The 10 Best Plants for Erosion Control in Your Yard

Are you struggling with erosion in your yard? There are many plants available to help with this issue. In this article, gardening expert Jill Drago shares 10 of the best widely available plants for erosion control in your yard.

White flowers of Pachysandra terminalis with multiple layers of petals basking in the soft rays of the sun. The vibrant white hues of the flowers stand out against the backdrop of green leaves.


If you have slopes in your garden, you have likely dealt with erosion. It can happen for a number of reasons. Rain can carry topsoil away, but so can wind and daily gardening practices such as raking or leaf blowing. Fortunately, plants can be an effective partner in erosion control methods.

Erosion can be frustrating, and it can cause quite a mess. It can strike on naturally occurring slopes in our yard, alongside our driveways, and even at the bottom of our downspouts. Luckily, there are many ways to prevent or stop erosion from happening in our yards. 

In this article, I have listed ten plants that can help control erosion in our yards. Some of the features that make these plants excellent at erosion control also contribute to their fast spread. Make sure to check if a species is invasive in your area before planting. These plants are common and easy to find at garden centers. Let’s dig in!


Numerous bugleweed flowers bathe in the warm sunlight, their slender stems reaching upward toward the sky. The delicate petals unfurl and proudly display their vibrant purple hue, creating a striking contrast against the lush green leaves below them.
This plant spreads fast and displays purple flowers.
botanical-name botanical name Ajuga reptans
sun-requirements sun requirements Full sun to partial shade 
height height 6-9 inches 
hardiness-zones hardiness zones 4-9

Bugleweed is a very useful ground cover for controlling erosion. This plant has the tendency to grow like a weed, spreading quickly throughout large areas with the help of runners. If you are looking to control a smaller area, this isn’t the best choice for you. Bugleweed may also be invasive in your area, so do some homework before purchasing and planting it.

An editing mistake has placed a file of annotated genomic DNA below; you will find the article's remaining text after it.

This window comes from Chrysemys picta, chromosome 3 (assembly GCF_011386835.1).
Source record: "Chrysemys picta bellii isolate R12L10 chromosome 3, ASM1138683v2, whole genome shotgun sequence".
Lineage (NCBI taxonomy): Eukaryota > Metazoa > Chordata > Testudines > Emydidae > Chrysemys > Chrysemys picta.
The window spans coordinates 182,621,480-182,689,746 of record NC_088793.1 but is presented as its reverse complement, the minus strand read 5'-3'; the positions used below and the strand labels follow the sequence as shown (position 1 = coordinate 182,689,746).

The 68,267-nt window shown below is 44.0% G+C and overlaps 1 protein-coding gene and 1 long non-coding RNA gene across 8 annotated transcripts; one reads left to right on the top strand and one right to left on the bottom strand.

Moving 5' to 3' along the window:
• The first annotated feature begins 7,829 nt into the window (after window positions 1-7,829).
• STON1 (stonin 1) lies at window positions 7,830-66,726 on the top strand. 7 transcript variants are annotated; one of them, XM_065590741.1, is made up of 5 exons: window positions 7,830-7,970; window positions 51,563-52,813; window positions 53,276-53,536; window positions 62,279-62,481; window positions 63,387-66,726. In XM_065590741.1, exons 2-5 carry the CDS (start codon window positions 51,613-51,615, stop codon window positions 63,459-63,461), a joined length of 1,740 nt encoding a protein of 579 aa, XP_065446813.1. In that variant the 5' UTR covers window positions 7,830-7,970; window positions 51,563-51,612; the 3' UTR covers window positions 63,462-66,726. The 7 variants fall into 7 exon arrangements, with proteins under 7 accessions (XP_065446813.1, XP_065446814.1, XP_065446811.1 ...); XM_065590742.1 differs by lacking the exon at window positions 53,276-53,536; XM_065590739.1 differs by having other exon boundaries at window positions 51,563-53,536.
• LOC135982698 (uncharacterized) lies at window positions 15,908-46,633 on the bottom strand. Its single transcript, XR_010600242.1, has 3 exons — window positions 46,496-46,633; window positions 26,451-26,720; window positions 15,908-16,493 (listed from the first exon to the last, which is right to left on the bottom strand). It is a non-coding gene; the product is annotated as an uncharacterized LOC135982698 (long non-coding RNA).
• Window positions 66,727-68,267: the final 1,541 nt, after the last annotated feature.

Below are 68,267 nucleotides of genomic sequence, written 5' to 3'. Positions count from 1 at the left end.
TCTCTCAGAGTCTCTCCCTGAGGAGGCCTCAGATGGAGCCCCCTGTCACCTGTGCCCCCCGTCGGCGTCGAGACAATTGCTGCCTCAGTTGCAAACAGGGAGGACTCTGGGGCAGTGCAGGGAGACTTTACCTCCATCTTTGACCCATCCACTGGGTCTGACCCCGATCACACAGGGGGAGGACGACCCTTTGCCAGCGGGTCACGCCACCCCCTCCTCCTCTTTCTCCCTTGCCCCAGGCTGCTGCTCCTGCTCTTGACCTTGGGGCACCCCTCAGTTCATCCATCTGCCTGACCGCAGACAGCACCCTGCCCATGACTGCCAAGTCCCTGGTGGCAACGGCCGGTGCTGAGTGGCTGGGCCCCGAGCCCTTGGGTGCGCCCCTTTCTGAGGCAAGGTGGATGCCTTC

Bugleweed is an attractive plant that produces deep-green, low-growing foliage for most of the summer but will take on a shade of bronze or purple in the fall. The flowers on bugleweed are short and spiked, typically found in a bright shade of purple. 

This perennial is very low-maintenance. Grow in soil that is moist but well-draining. If the soil is too wet or the plants are growing too closely together, you may run into issues with crown rot. Don’t bother deadheading. Just grab your lawn mower and mow right over the plant when the flowers have finished blooming. 

Climbing Hydrangea 

A cluster of white climbing hydrangea blossoms, their petals forming a delicate bouquet that seems to stretch towards the heavens, basking in the gentle sunlight. Surrounding these elegant blooms are vibrant green leaves, their textured surfaces providing a lush backdrop.
Climbing hydrangeas thrive under trees or on slopes, featuring heart-shaped leaves and lace cap flowers.
botanical-name botanical name Hydrangea anomala 
sun-requirements sun requirements Full sun to shade 
height height 30-40 feet 
hardiness-zones hardiness zones 4-9

When you think of a climbing hydrangea, you might envision arbors covered in blossoms or vines climbing up a chimney of fence. While these are beautiful options for this plant, climbing hydrangeas are also excellent choices for ground cover. The stems that make contact with the ground will produce roots, helping to keep soil in place

Climbing hydrangeas will grow very nicely under trees or on a slope. The vines have green heart-shaped leaves, while the flowers are more of the lace cap variety as opposed to a mophead blossom. Depending on what variety you choose, you may be in store for some colorful fall foliage

Since we are just talking about growing climbing hydrangea as a groundcover here, we can refer to this plant as spectacularly low maintenance. You do not need to worry about supporting the heavy vines. You can just let them crawl freely. Hydrangeas do best in moist but well-drained soil, which will help prevent any fungal issues. 

Creeping Cotoneaster

White creeping cotoneaster flowers shine brightly under the sun, their tiny petals delicate and pure. The thick and glossy leaves of the plant glisten with the reflection of light, creating a stunning display of nature's beauty.
This is a soil-stabilizing shrub with wide growth and seasonal color changes.
botanical-name botanical name Cotoneaster adpressus
sun-requirements sun requirements Full sun to partial shade
height height 6 inches to 1 foot 
hardiness-zones hardiness zones 4-8

Creeping cotoneaster produces large, tough roots that are excellent for holding soil in place. This shrub can creep up to 6 feet wide, making it a great choice for large sloping areas. 

Creeping cotoneaster has small evergreen leaves that are deep green throughout most of the season, turning red or purple in the fall. In the springtime, cotoneaster will produce small white flowers with a hint of pink, which will be replaced by jewel-toned red berries that last into the winter.